I made this sweet little doll in a kuspuk as a donation to my daughter’s school fund-raiser. I think she came out really well – and my daughter’s teacher was the winning bidder!
Now, I really have to finish up a custom order of dolls. A local lady gives handmade dolls to her 5 nieces every year for Christmas, and this year, I was lucky enough to win her business. The 5 dolls I’ve made are about 18″ tall, with embroidered faces and black velour yarn hair. They will all wear socks or tights, undies, shoes and a kuspuk (a traditional garment worn by some groups of Alaska Natives). I found instructions for human-sized kuspuks, then scaled them down for my dolls’ proportions. All 5 doll bodies are sewn and stuffed, and I can see the light at the end of the tunnel on the kuspuks. The undies and footwear won’t take long, but I’ve been pulling my hair out over the dolls‘ hair! When I was a kid, I always disliked doll hair that was only sewn down along a central part, the way rag doll hair usually is. If I untied the doll’s braids or undid her ponytails, I then had a doll with a long mohawk – the sides of her head would be bald. I preferred rag dolls to baby or fashion dolls, but the plastic dolls had rooted hair that could be brushed and styled. And what little girl doesn’t want to styled their dolls’ hair? So, now that I’m making rag dolls, I’ve been trying to solve this problem, without buying doll wigs. So far, I have one doll with the traditional central part and one with a crocheted cap with strands of yarn knotted all over it. (The doll’s scalp showed through the cap, so I covered her head with some black fabric.) And 3 bald dolls.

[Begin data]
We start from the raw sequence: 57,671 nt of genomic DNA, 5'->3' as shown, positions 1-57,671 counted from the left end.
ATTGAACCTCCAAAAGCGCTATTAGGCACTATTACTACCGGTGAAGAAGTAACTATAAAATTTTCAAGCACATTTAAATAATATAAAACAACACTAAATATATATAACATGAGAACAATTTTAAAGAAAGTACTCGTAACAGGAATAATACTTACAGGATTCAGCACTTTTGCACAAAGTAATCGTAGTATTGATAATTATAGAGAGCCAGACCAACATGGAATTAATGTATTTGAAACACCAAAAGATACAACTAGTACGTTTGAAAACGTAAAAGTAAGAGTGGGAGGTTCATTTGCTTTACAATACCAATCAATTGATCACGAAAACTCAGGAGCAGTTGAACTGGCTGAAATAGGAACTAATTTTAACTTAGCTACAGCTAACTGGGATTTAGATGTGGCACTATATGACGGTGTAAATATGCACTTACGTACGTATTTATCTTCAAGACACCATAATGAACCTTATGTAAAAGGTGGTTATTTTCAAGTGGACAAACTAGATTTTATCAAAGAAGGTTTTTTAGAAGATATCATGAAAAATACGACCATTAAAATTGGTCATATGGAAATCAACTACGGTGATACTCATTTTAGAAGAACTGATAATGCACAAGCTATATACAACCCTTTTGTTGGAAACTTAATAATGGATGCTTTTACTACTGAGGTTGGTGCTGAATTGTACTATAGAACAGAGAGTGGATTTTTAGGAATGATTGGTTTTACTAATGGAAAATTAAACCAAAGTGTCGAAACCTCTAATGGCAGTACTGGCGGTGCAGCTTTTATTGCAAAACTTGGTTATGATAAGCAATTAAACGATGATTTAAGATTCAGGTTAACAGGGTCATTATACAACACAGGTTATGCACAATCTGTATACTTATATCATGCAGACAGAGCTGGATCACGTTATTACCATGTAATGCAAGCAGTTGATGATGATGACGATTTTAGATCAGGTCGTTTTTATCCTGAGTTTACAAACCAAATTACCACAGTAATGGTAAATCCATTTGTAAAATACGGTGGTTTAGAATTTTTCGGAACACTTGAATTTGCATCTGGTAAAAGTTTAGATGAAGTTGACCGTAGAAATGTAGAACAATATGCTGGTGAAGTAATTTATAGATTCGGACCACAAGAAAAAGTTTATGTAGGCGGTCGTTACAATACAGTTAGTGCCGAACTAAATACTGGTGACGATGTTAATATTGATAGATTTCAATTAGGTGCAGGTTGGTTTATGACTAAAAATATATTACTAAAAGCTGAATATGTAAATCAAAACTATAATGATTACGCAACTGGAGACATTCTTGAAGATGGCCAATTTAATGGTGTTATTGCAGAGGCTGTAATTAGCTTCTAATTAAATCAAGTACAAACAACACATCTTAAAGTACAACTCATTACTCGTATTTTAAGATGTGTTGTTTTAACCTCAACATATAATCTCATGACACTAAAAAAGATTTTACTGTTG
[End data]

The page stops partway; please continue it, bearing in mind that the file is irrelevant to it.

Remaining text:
By the way, sorry about the crappy photos – natural light is pretty hard to come by in Fairbanks in November!